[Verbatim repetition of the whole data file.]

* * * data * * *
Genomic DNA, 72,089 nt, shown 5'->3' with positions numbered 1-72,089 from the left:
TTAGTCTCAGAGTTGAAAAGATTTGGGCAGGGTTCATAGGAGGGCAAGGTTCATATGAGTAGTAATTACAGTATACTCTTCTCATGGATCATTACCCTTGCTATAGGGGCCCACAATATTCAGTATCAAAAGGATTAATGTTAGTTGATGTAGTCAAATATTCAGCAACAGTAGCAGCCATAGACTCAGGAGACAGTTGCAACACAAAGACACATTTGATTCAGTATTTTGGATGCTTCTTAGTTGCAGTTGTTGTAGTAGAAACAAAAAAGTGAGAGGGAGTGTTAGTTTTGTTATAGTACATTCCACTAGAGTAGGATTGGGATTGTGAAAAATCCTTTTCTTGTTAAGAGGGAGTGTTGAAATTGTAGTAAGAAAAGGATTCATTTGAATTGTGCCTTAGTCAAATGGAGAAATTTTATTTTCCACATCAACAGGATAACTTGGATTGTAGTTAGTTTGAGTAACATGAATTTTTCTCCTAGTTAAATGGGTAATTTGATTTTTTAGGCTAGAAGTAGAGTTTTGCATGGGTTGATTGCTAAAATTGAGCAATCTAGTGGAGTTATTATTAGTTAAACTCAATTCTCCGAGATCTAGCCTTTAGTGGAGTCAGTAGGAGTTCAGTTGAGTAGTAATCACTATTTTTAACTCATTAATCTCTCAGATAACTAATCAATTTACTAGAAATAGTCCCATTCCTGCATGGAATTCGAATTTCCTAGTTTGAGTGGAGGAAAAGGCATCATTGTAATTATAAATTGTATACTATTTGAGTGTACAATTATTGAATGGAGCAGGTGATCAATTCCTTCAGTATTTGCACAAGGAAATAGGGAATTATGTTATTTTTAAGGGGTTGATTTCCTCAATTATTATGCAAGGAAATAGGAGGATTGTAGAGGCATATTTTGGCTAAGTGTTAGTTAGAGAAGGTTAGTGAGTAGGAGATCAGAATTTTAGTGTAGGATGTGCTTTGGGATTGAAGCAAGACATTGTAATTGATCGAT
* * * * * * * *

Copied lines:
Genomic DNA, 72,089 nt, shown 5'->3' with positions numbered 1-72,089 from the left:
TTAGTCTCAGAGTTGAAAAGATTTGGGCAGGGTTCATAGGAGGGCAAGGTTCATATGAGTAGTAATTACAGTATACTCTTCTCATGGATCATTACCCTTGCTATAGGGGCCCACAATATTCAGTATCAAAAGGATTAATGTTAGTTGATGTAGTCAAATATTCAGCAACAGTAGCAGCCATAGACTCAGGAGACAGTTGCAACACAAAGACACATTTGATTCAGTATTTTGGATGCTTCTTAGTTGCAGTTGTTGTAGTAGAAACAAAAAAGTGAGAGGGAGTGTTAGTTTTGTTATAGTACATTCCACTAGAGTAGGATTGGGATTGTGAAAAATCCTTTTCTTGTTAAGAGGGAGTGTTGAAATTGTAGTAAGAAAAGGATTCATTTGAATTGTGCCTTAGTCAAATGGAGAAATTTTATTTTCCACATCAACAGGATAACTTGGATTGTAGTTAGTTTGAGTAACATGAATTTTTCTCCTAGTTAAATGGGTAATTTGATTTTTTAGGCTAGAAGTAGAGTTTTGCATGGGTTGATTGCTAAAATTGAGCAATCTAGTGGAGTTATTATTAGTTAAACTCAATTCTCCGAGATCTAGCCTTTAGTGGAGTCAGTAGGAGTTCAGTTGAGTAGTAATCACTATTTTTAACTCATTAATCTCTCAGATAACTAATCAATTTACTAGAAATAGTCCCATTCCTGCATGGAATTCGAATTTCCTAGTTTGAGTGGAGGAAAAGGCATCATTGTAATTATAAATTGTATACTATTTGAGTGTACAATTATTGAATGGAGCAGGTGATCAATTCCTTCAGTATTTGCACAAGGAAATAGGGAATTATGTTATTTTTAAGGGGTTGATTTCCTCAATTATTATGCAAGGAAATAGGAGGATTGTAGAGGCATATTTTGGCTAAGTGTTAGTTAGAGAAGGTTAGTGAGTAGGAGATCAGAATTTTAGTGTAGGATGTGCTTTGGGATTGAAGCAAGACATTGTAATTGATCGAT